Frances Hughes: Door is open for RCN to re-join International Council of Nurses

Chief executive of the International Council of Nurses says ‘the door is very much open’ for the RCN to re-join.

Chief executive of the International Council of Nurses (ICN) says ‘the door is very much open’ for the RCN to re-join.

ICN chief executive Frances Hughes. Picture: ICN

Frances Hughes said she would welcome the college’s return, as the ICN seeks to defend the rights of nurses who are from, and working in, Europe during the upcoming Brexit process.

The college left the ICN in 2014 following a dispute over the cost of its annual membership fee, arguing that it could not justify spending £500,000 a year on fees.

The college’s contribution, based on the number of registered nurses in its membership, had been rising, partly due to fluctuations in the exchange rate.

Speaking to Nursing Standard ahead of the ICN congress, Dr Hughes said: ‘Nurses face many challenges relating to global and regional transformation, and it will be essential to have the right strategies in place to respond to them.


‘One of the biggest is of course Brexit and the effect of Britain’s withdrawal from the European Union on nurses on both sides.

‘I have a good working relationship with [RCN general secretary] Janet Davies and I fully recognise that UK organisations were among the founding members of ICN.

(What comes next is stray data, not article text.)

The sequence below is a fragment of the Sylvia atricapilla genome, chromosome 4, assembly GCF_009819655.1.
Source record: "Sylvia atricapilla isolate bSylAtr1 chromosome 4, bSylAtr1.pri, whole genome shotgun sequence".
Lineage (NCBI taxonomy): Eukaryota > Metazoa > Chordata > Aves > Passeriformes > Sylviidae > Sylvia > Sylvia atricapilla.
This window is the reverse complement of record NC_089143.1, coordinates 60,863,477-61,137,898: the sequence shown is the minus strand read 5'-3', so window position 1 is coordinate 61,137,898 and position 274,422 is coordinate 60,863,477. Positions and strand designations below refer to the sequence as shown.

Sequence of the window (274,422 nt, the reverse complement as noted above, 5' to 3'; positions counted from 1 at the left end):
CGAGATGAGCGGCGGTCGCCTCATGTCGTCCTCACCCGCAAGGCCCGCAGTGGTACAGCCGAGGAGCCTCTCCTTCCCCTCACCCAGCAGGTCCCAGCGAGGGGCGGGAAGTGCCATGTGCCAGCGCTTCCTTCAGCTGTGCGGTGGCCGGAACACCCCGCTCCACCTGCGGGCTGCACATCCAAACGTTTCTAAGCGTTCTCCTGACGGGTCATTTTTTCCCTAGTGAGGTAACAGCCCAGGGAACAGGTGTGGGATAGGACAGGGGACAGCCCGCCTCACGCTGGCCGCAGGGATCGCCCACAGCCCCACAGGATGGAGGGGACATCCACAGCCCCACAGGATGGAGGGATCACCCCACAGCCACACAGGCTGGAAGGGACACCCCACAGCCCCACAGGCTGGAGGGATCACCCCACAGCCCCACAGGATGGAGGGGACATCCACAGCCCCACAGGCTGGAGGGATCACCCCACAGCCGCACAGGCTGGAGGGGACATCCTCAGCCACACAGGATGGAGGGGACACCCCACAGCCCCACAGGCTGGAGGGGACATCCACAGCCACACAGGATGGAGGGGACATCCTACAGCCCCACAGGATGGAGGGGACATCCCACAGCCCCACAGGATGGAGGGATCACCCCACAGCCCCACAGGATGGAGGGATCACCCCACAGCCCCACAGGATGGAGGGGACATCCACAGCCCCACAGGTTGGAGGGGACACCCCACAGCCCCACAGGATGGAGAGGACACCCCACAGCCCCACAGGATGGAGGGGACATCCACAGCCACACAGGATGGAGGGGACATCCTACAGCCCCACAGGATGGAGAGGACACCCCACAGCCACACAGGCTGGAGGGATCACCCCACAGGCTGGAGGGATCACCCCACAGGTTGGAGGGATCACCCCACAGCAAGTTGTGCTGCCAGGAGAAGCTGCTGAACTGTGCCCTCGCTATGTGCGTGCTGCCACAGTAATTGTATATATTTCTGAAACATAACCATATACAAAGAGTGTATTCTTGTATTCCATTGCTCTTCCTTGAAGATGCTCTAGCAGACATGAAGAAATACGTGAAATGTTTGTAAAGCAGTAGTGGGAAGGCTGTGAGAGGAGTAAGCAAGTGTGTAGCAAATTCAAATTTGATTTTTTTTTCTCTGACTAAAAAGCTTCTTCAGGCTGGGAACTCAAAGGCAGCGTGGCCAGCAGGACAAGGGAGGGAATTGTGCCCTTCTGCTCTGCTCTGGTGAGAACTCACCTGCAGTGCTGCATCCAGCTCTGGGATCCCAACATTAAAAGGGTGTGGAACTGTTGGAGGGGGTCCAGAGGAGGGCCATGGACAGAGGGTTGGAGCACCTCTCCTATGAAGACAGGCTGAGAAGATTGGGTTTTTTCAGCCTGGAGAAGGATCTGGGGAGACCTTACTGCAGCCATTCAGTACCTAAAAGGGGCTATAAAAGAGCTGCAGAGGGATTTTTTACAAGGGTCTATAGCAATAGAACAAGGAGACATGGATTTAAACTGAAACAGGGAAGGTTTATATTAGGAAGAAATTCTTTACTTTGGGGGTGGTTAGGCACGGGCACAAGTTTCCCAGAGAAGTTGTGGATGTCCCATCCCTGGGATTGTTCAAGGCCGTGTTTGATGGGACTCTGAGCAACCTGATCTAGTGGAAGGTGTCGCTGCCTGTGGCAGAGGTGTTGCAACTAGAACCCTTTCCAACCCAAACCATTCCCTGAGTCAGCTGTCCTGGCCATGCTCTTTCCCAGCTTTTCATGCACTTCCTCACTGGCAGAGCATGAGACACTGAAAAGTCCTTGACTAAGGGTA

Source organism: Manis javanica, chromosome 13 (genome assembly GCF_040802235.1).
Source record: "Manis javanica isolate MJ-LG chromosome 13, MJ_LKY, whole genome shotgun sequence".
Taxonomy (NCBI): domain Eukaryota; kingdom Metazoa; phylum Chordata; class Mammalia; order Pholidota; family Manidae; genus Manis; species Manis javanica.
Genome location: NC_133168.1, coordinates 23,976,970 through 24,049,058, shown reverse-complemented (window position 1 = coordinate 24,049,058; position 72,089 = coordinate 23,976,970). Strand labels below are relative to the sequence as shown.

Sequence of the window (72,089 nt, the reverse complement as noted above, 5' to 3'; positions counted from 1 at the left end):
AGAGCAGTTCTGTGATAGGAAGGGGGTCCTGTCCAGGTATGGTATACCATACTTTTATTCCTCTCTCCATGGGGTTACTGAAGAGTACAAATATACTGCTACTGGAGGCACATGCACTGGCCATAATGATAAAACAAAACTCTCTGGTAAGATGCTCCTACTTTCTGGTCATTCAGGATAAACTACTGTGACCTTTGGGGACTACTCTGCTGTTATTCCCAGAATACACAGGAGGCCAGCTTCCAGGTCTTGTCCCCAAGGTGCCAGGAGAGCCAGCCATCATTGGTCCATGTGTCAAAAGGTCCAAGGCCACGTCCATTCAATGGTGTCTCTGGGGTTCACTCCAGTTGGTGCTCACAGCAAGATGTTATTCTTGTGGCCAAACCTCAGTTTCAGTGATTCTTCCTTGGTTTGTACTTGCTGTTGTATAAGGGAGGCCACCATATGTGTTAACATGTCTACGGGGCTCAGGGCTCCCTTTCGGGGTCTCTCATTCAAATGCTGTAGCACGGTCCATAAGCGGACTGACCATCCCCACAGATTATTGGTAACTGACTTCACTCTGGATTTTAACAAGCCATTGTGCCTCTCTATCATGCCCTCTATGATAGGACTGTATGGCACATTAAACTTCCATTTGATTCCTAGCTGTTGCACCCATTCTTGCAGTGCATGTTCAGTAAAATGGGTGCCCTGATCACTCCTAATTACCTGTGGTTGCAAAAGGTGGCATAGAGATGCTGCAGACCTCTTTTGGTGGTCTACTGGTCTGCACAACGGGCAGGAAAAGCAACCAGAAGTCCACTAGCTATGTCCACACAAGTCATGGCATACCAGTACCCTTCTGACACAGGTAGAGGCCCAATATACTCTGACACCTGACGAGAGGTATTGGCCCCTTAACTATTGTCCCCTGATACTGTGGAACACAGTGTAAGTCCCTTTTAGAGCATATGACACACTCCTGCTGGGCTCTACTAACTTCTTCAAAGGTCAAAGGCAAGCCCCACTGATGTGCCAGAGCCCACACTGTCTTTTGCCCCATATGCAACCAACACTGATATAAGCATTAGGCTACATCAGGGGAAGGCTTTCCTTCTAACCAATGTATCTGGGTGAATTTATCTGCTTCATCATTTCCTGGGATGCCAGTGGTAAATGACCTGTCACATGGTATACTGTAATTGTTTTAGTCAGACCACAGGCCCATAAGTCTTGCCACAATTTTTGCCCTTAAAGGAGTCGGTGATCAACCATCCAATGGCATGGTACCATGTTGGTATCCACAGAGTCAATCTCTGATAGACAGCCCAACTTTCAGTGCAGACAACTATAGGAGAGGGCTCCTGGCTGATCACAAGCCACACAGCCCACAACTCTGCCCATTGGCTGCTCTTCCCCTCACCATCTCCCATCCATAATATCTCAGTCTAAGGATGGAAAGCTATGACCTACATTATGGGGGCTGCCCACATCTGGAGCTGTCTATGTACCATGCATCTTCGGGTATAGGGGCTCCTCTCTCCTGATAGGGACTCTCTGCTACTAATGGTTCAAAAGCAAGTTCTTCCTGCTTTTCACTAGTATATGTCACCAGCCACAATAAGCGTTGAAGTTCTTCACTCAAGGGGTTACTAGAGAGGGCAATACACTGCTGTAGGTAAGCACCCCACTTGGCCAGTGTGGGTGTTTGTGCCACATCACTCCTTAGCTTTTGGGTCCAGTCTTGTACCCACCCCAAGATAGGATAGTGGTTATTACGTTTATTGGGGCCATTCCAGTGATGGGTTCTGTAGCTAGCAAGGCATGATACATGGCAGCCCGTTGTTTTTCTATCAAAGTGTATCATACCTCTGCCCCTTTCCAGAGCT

‘I would like to have English representation around the table when the Brexit talks take place.

‘The door is always very much open to the RCN to return one day. It is a powerful and strong organisation, and I know the board and the management will always do what is right for members.’

Dr Hughes, who is due to give the closing keynote speech about the future of the Geneva-based ICN on 31 May, added Brexit was causing concern across her organisation.

She added: ‘Obviously it is not something that can be achieved lightly and it will be important that nurses make the right decisions for them.

‘I am a UK passport holder, so I am following events closely to see how this will affect my ability to work here in Europe.’


New Zealand native Dr Hughes pointed to the merger of health services between New Zealand and Australia 30 years ago as an example of the importance of nurses’ involvement in policy.

She said: ‘One day we went to sleep as nurses registered only in New Zealand; next morning we woke up with the ability to work all across Australia as well – but we didn’t know what it meant.

‘We’d had little say on the policy decisions behind it and, as a result, it just kind of happened to us.

‘We don’t want a repeat of that this time around. Nurses must make their voices heard in terms of how and where they want to be able to work.’

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